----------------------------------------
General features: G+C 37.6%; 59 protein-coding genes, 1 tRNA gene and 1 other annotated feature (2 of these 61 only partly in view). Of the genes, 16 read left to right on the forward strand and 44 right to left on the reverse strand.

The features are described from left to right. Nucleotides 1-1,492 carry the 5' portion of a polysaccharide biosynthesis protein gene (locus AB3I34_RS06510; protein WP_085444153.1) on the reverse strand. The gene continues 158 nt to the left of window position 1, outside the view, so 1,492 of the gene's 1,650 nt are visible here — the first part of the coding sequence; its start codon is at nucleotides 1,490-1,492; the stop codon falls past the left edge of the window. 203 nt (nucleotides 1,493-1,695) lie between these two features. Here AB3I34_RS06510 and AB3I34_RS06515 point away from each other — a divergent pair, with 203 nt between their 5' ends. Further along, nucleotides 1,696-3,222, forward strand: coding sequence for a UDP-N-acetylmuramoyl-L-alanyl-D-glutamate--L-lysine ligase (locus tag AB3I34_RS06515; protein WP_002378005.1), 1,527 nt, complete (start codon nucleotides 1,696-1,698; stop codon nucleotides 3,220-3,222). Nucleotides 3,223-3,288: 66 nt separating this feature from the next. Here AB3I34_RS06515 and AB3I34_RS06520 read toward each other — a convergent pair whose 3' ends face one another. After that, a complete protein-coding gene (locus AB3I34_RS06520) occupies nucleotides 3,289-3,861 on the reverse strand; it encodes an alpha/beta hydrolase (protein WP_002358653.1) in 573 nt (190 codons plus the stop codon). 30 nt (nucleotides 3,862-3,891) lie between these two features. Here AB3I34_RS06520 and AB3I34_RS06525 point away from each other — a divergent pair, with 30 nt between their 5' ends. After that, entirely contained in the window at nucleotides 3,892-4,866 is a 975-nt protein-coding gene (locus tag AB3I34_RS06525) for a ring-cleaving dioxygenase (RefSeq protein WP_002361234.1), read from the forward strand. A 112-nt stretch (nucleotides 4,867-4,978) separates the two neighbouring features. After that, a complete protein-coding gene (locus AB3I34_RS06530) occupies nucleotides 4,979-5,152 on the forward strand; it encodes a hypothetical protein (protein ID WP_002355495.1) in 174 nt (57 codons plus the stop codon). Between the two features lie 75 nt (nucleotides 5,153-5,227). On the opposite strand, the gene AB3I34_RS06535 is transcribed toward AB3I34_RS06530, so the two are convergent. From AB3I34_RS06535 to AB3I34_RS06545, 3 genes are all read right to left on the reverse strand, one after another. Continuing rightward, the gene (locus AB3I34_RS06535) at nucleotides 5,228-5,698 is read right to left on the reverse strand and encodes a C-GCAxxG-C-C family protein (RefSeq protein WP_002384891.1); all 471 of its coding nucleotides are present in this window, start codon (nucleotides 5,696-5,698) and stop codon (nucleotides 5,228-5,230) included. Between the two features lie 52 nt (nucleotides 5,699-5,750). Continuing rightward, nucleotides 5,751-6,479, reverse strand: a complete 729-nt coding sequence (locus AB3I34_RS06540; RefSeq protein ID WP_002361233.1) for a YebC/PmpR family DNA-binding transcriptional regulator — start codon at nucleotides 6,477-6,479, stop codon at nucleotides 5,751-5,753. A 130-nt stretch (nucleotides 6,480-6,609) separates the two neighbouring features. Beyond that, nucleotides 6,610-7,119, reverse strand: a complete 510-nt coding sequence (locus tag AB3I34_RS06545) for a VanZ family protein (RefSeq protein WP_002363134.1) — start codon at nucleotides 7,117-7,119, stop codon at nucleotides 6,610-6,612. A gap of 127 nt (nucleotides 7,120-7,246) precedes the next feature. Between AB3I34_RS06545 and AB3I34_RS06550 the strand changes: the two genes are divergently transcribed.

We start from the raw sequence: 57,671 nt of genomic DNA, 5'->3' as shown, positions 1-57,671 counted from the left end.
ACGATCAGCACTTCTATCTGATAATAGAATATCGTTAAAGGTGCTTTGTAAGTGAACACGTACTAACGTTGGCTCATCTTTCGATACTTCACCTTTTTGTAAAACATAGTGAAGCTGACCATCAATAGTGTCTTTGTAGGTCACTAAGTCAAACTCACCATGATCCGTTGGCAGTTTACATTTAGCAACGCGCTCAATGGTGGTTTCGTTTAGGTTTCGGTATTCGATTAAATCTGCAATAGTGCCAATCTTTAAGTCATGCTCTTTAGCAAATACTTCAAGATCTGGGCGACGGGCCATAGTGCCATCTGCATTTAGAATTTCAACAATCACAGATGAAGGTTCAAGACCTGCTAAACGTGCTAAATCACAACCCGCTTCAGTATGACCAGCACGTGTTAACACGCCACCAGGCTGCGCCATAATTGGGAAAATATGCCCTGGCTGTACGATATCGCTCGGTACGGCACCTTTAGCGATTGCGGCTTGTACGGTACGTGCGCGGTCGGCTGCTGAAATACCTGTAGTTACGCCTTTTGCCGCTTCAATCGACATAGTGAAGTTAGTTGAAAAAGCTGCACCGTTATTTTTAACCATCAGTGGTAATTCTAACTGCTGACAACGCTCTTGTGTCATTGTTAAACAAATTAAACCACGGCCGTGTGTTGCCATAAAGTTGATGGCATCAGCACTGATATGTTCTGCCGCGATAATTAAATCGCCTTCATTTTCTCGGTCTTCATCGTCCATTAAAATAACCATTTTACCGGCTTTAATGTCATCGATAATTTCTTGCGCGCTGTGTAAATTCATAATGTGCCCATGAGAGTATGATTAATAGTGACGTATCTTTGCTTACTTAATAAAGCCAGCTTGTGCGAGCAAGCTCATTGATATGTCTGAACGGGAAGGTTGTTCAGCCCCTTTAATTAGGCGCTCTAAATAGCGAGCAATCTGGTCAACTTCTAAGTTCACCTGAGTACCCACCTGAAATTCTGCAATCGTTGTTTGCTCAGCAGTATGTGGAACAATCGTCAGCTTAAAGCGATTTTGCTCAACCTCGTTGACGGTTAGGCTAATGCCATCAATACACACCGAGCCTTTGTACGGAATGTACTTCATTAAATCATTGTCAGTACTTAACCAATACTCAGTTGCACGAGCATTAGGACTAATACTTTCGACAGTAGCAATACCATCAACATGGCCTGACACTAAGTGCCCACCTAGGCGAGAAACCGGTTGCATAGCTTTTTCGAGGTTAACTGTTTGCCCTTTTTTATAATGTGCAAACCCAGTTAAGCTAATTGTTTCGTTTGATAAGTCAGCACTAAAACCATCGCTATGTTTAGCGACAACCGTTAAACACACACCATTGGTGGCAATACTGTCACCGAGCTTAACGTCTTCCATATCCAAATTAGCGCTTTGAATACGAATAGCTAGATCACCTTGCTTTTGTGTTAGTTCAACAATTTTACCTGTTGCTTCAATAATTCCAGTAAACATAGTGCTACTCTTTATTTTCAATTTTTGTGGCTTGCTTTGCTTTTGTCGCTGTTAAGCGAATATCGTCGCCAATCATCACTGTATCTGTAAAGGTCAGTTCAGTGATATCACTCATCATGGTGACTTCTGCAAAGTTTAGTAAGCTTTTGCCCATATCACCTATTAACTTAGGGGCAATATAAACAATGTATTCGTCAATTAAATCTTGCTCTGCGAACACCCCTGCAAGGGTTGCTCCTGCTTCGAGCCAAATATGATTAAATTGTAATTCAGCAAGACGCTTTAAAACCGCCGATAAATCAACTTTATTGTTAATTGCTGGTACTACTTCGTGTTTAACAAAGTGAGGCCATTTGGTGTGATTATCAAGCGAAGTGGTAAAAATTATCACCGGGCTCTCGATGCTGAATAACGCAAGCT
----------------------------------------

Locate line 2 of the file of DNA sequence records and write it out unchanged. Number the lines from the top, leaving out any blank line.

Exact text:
The features are described from left to right. Nucleotides 1-1,492 carry the 5' portion of a polysaccharide biosynthesis protein gene (locus AB3I34_RS06510; protein WP_085444153.1) on the reverse strand. The gene continues 158 nt to the left of window position 1, outside the view, so 1,492 of the gene's 1,650 nt are visible here — the first part of the coding sequence; its start codon is at nucleotides 1,490-1,492; the stop codon falls past the left edge of the window. 203 nt (nucleotides 1,493-1,695) lie between these two features. Here AB3I34_RS06510 and AB3I34_RS06515 point away from each other — a divergent pair, with 203 nt between their 5' ends. Further along, nucleotides 1,696-3,222, forward strand: coding sequence for a UDP-N-acetylmuramoyl-L-alanyl-D-glutamate--L-lysine ligase (locus tag AB3I34_RS06515; protein WP_002378005.1), 1,527 nt, complete (start codon nucleotides 1,696-1,698; stop codon nucleotides 3,220-3,222). Nucleotides 3,223-3,288: 66 nt separating this feature from the next. Here AB3I34_RS06515 and AB3I34_RS06520 read toward each other — a convergent pair whose 3' ends face one another. After that, a complete protein-coding gene (locus AB3I34_RS06520) occupies nucleotides 3,289-3,861 on the reverse strand; it encodes an alpha/beta hydrolase (protein WP_002358653.1) in 573 nt (190 codons plus the stop codon). 30 nt (nucleotides 3,862-3,891) lie between these two features. Here AB3I34_RS06520 and AB3I34_RS06525 point away from each other — a divergent pair, with 30 nt between their 5' ends. After that, entirely contained in the window at nucleotides 3,892-4,866 is a 975-nt protein-coding gene (locus tag AB3I34_RS06525) for a ring-cleaving dioxygenase (RefSeq protein WP_002361234.1), read from the forward strand. A 112-nt stretch (nucleotides 4,867-4,978) separates the two neighbouring features. After that, a complete protein-coding gene (locus AB3I34_RS06530) occupies nucleotides 4,979-5,152 on the forward strand; it encodes a hypothetical protein (protein ID WP_002355495.1) in 174 nt (57 codons plus the stop codon). Between the two features lie 75 nt (nucleotides 5,153-5,227). On the opposite strand, the gene AB3I34_RS06535 is transcribed toward AB3I34_RS06530, so the two are convergent. From AB3I34_RS06535 to AB3I34_RS06545, 3 genes are all read right to left on the reverse strand, one after another. Continuing rightward, the gene (locus AB3I34_RS06535) at nucleotides 5,228-5,698 is read right to left on the reverse strand and encodes a C-GCAxxG-C-C family protein (RefSeq protein WP_002384891.1); all 471 of its coding nucleotides are present in this window, start codon (nucleotides 5,696-5,698) and stop codon (nucleotides 5,228-5,230) included. Between the two features lie 52 nt (nucleotides 5,699-5,750). Continuing rightward, nucleotides 5,751-6,479, reverse strand: a complete 729-nt coding sequence (locus AB3I34_RS06540; RefSeq protein ID WP_002361233.1) for a YebC/PmpR family DNA-binding transcriptional regulator — start codon at nucleotides 6,477-6,479, stop codon at nucleotides 5,751-5,753. A 130-nt stretch (nucleotides 6,480-6,609) separates the two neighbouring features. Beyond that, nucleotides 6,610-7,119, reverse strand: a complete 510-nt coding sequence (locus tag AB3I34_RS06545) for a VanZ family protein (RefSeq protein WP_002363134.1) — start codon at nucleotides 7,117-7,119, stop codon at nucleotides 6,610-6,612. A gap of 127 nt (nucleotides 7,120-7,246) precedes the next feature. Between AB3I34_RS06545 and AB3I34_RS06550 the strand changes: the two genes are divergently transcribed.